Other Durham events

What Don't We Know About The Universe?

Ground floor venue with accessible toilets.
Past event - 2024
14 May Doors open 7pm
Event starts 7.30pm
Event finishes 9.30pm
Durham Amateur Rowing Club, Green Lane,
Durham DH1 3JU
Sold Out!
From the elusive and difficult to catch neutrino, to the mysteries of dark matter, to the expanding Universe; come along tonight to find out more about what we still don't know that much about in the Universe!

The Expanding Universe and the Hubble Tension

Dr Sergio Sevillano-Munoz (Postdoctoral Research Associate)
While you are reading this text, our universe is expanding. As it does so, it separates galaxies and cools down its own temperature. We have known this for over a hundred years, but we are still trying to figure out its exact expansion rate. In this talk, you will join me in exploring the history of this problem, which takes us from Einstein’s time to ours.

Neutrinos: Playing Hard To Get

Dr Jessica Turner (Assistant Professor in the Department of Physics)
In the dating game of the cosmos, neutrinos are the ultimate tease. These subatomic particles zip through the universe, playing hard to get by barely interacting with anything else. With a wink and a nod, they pass through planets, stars, and even you and me, leaving physicists sending flirty glances and expensive equipment just to catch a glimpse. Join us on a whimsical journey to understand these elusive particles that could swipe right on the secrets of the universe but choose to ghost us instead. From their solar escapades and cosmic voyages to their identity-swapping shenanigans known as oscillations, we'll explore how neutrinos might just be the key to unlocking the mysteries of the Big Bang, supernovae, and why the sun shines so bright. No need to update your particle physics profile; just bring your curiosity and a readiness to mingle with the most elusive particles in the universe. Let's decode the mixed signals of neutrinos together and find out why they're playing hard to get.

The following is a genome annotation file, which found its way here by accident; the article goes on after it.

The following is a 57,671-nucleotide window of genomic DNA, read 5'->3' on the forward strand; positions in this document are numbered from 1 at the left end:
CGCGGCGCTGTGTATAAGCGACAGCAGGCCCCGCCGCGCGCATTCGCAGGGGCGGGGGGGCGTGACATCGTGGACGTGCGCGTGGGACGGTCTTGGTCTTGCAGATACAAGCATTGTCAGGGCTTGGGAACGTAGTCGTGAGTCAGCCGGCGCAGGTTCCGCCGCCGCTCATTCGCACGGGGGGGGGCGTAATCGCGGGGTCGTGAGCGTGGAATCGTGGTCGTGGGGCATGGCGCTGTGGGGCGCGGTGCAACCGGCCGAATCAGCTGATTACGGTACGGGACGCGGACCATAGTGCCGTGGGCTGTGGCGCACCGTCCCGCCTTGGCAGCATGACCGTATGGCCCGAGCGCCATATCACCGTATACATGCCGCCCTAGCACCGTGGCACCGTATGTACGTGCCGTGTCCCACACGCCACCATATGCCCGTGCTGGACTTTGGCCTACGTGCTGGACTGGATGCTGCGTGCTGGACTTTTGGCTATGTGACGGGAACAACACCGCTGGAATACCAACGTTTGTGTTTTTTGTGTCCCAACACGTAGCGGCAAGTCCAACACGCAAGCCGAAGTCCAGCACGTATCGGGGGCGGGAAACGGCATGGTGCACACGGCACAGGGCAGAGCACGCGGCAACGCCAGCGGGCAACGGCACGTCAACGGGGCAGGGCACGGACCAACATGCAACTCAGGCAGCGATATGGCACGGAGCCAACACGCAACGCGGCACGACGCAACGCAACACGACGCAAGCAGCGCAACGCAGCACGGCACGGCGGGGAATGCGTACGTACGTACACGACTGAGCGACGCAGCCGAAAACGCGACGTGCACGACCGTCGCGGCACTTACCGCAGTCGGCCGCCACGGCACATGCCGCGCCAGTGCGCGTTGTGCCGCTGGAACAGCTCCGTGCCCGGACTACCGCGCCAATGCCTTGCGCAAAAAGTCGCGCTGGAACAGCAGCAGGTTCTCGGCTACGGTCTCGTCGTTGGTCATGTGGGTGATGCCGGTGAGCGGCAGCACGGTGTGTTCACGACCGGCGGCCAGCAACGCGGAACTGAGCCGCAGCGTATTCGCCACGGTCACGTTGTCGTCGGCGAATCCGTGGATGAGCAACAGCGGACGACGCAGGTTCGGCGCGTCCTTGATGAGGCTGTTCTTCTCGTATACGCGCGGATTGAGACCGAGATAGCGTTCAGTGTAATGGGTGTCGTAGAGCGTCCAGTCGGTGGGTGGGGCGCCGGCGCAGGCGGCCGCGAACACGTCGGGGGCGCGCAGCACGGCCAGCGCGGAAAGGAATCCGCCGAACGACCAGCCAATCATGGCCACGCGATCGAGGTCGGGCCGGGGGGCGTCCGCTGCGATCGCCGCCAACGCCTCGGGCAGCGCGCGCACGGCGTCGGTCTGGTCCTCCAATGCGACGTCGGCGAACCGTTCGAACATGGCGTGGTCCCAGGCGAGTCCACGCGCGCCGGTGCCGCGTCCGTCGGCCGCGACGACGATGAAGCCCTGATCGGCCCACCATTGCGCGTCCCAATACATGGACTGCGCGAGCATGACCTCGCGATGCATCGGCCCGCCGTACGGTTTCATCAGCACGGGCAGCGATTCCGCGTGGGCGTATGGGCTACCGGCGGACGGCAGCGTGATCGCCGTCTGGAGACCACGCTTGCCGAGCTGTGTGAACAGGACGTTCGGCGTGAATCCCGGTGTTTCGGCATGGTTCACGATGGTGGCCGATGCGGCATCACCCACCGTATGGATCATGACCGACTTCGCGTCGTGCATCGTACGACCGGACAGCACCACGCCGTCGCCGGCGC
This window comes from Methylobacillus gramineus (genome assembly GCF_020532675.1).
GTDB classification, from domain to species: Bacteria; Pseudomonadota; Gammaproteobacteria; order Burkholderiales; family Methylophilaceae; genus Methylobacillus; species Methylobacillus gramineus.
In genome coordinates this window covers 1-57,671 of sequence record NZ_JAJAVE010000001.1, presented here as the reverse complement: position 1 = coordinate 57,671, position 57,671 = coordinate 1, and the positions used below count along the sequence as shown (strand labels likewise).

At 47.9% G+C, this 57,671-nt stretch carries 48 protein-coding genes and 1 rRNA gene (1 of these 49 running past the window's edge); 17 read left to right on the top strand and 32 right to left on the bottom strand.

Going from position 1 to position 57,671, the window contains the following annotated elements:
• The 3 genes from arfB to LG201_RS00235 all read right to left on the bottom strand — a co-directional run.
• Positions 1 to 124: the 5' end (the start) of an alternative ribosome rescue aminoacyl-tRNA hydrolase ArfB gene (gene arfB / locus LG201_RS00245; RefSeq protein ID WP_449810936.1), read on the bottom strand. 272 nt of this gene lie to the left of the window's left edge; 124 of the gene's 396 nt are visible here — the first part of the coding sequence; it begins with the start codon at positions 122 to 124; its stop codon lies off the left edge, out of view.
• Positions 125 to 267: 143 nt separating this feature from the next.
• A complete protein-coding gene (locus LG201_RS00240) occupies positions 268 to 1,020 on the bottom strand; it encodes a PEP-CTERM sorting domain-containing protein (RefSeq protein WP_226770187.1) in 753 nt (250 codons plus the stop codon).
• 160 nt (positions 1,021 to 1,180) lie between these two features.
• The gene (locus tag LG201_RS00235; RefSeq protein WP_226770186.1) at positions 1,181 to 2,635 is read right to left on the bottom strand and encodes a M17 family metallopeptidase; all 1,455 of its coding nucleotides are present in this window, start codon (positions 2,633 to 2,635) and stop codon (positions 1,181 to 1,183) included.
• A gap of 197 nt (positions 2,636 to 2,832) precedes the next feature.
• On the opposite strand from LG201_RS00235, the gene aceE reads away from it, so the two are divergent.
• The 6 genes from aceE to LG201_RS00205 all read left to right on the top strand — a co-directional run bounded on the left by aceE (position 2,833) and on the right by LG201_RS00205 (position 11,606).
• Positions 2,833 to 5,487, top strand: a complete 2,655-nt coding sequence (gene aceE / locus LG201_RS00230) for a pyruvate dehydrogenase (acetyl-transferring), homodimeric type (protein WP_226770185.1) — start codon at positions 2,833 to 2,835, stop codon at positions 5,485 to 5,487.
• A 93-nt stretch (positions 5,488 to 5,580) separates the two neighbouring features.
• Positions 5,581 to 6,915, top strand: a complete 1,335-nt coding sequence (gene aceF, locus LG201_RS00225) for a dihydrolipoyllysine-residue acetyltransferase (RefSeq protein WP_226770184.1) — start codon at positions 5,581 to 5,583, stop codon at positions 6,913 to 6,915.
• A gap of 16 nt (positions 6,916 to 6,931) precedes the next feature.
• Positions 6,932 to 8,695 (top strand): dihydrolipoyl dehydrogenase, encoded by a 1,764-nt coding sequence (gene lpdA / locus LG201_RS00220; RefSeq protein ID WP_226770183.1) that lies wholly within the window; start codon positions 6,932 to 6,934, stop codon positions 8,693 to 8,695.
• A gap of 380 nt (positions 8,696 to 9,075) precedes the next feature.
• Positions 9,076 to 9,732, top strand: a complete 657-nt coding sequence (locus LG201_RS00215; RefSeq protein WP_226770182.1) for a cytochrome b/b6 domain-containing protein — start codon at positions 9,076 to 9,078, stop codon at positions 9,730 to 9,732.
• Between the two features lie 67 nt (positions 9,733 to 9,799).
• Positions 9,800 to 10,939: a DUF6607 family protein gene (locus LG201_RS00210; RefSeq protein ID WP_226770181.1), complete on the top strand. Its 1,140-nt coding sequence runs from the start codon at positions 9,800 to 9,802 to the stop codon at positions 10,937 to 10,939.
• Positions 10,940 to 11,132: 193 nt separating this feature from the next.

Illuminating the Dark: Probing the Nature of Dark Matter at Small Scales

Jessica Doppel (Postdoctoral Research Associate in the Department of Physics)
Dark matter is a strange and elusive substance. Despite making up ~85% of the mass in the Universe, we have yet to directly observe it. Our most prevailing theory predicts dark matter to be “cold” (slow-moving) and “collisionless” (non-interacting). However, observations of dwarf galaxies—galaxies that are much less massive that our own Milky Way—seem to be at odds with this theory. In this talk, we will explore why low-mass galaxies serve as natural laboratories to probe this otherwise invisible form of matter using both observations and simulations. 
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